Good, so again, this is a full spinal flexion exercise, just like coordination and hundred, the pelvis is in a posterior tilt. So if you over-flex at one end, you're going to under-flex at the other end, you have to think of the whole. Okay, and now we go into teaser. Now this is not the way I learned teaser, but this is a wonderful challenge for Peter, and it's a marvel to watch him. Beautiful.
Okay, now, he's just done two flexion exercises, so now we're going back to extension, and we wanna make sure that we don't burn out moving in one way, so you have to keep changing it up. Okay, so now Peter is going to do swan. I'll help you. Okay. Okay, now, Corolla's version is different than most people do, so we're going to start straight legs, one long line for the whole body.
So this is the starting position. No, Peter, stretch? Yeah, so you're gonna go up right from here. Inhale, lift. Open.
Exhale, roll forward, Inhale roll up, center the head, dive under, and stretch. Good, inhale rise up, up and open, exhale roll forward, roll back up, center the spine in a vertical line, and then dive under and stretch once more. Inhale, up and open, exhale. Good. Center, dive under, and stretch.
Good, okay. All right, and let's move onto stomach control. Okay. All right, so, stomach control is a full flexion exercise, the spine stays in flexion the entire time, and Peter likes to do this exercise and go directly into climb a tree. Good, and actually you wanna do twist first?
So notice as Peter rolls back, the lowest point of the curve is his low back. Once you go lower than that, you're going to start reversing your lumbar curve. And you literally want to be supporting your body weight with your abdominals. And flat back first? Sure.
Okay. So this is a weighted ball. So since this is a lot of weight, relative, I'm building up the amount of weight that goes back. Good, and notice that the knees are bent for flat back, because you're in a hip flexor, back extensor pattern. Whereas round back, you're in a hamstring abdominal pattern.
So I like to put my hand to activate my inner thigh and pull my straight leg hip back, so I stay more placed and stable when I do leg. My right hip pulls back to go back, and then I climb down. Pull that hip back to go down. So one wouldn't think it of this exercise, but the hardest part of the exercise is keeping the pelvis centered. I'm sure if you've tried this and you have scoliosis, you've figured it out.
Okay, and now let's do sides. Sorry. (Deborah laughs) All right, now if you remember the side stabilization that Peter did in his warmup, he's referencing that here. So he doesn't come up into a giant side bend, he comes up so that he's parallel to the floor. Right, so we want the two sides of the body equal in length.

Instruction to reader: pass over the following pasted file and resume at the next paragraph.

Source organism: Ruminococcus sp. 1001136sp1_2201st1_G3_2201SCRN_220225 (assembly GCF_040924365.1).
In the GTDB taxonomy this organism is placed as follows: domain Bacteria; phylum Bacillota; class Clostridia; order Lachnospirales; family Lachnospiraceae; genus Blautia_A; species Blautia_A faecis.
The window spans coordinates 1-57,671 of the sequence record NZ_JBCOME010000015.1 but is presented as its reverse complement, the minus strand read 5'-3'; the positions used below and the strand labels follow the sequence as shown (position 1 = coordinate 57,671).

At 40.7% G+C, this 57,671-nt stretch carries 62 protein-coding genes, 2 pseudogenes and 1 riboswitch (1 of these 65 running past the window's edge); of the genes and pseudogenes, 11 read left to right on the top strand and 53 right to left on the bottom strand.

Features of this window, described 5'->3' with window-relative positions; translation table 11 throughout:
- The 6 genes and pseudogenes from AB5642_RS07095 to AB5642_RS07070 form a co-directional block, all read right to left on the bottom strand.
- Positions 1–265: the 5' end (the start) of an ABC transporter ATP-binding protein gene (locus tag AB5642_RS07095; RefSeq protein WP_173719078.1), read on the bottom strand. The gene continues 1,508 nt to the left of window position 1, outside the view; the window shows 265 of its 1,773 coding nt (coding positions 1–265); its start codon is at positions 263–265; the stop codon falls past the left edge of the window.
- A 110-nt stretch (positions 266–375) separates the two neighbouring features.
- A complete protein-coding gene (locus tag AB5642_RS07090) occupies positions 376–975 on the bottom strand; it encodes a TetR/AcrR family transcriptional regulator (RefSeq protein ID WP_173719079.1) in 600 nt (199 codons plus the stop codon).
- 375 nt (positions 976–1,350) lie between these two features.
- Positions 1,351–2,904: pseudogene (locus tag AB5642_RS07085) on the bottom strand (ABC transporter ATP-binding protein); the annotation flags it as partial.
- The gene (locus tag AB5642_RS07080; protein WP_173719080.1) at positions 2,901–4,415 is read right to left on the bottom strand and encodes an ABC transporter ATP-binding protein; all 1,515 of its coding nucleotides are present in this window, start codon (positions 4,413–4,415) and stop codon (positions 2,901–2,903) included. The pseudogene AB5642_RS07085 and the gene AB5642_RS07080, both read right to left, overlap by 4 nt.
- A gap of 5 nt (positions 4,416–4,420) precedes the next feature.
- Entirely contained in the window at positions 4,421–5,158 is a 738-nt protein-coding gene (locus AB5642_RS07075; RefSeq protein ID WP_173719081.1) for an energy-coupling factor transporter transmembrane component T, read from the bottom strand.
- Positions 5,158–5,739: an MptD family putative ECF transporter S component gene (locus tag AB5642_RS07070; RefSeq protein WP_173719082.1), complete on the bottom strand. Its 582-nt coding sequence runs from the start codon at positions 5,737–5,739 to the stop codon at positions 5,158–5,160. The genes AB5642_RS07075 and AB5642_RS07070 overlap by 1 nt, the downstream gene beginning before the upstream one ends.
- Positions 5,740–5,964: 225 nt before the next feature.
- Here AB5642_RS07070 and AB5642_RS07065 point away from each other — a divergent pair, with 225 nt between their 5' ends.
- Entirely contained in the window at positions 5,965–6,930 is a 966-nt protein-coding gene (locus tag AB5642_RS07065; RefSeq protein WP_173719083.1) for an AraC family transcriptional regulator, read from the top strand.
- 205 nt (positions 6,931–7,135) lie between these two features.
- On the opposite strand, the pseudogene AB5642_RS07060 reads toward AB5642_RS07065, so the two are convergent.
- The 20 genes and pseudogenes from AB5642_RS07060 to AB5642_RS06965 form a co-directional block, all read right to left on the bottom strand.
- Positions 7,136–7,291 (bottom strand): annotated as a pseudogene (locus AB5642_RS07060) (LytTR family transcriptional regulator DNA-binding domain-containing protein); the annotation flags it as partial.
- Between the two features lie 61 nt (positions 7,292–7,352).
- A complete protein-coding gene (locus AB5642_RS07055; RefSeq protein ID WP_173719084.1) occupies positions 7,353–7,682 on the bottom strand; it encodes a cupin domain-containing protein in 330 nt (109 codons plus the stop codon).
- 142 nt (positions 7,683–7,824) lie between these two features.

And then he rotates around the spine. And what I'm trying to do is to initiate for my middle back, and my middle back, and keep this hip forward when you twist. So when I watch Peter moving and I see him trying different things, I want to try to figure out what his strategy is, and is that strategy working? If it is, there's no reason for me to say anything to him. Good.
Okay, breast stroke. All right, so let me change you to one spring. Excuse me. Okay. Good, so, when Peter comes up, he's coming up in one straight line.
Now I'm sure you've seen, it's all over the internet people doing this without an assist, just arching their back and coming up, which is a lovely movement, but it's not the same as this. We have a wonderful old photograph of Kathy Grant assisting Corolla doing this exercise, and you can see her body straight as a piece of steel, as she used to say. And now, Peter's going to do arabesque, another exercise from Corolla's. Okay. Good, okay.
This is a smaller reformer than Peter is used to working on. That's why I'm a little nervous (laughs) but so far so good. Good. Actually Peter, grab your feet here, and just do a couple little rocks on the stomach. So this is rocking on the stomach, and he's on one spring.
It's very small, but it's challenging and a wonderful stretch. Good. Okay. All right, so box be gone. At this point, we would do footwork, but I think let's skip footwork, but just know that he would be doing both double legs and single legs, 10 repetitions in each position.
Shall we go through the positions? We could do that, good idea. Okay, so let's just indicate with two springs on, because that's what we'll use after this, okay. So, double legs, the first position is toes apart, heels together, and you place your weight on the fifth metatarsal. The knees are only as wide as your ribcage, so that you incorporate the inner thigh in your leg work.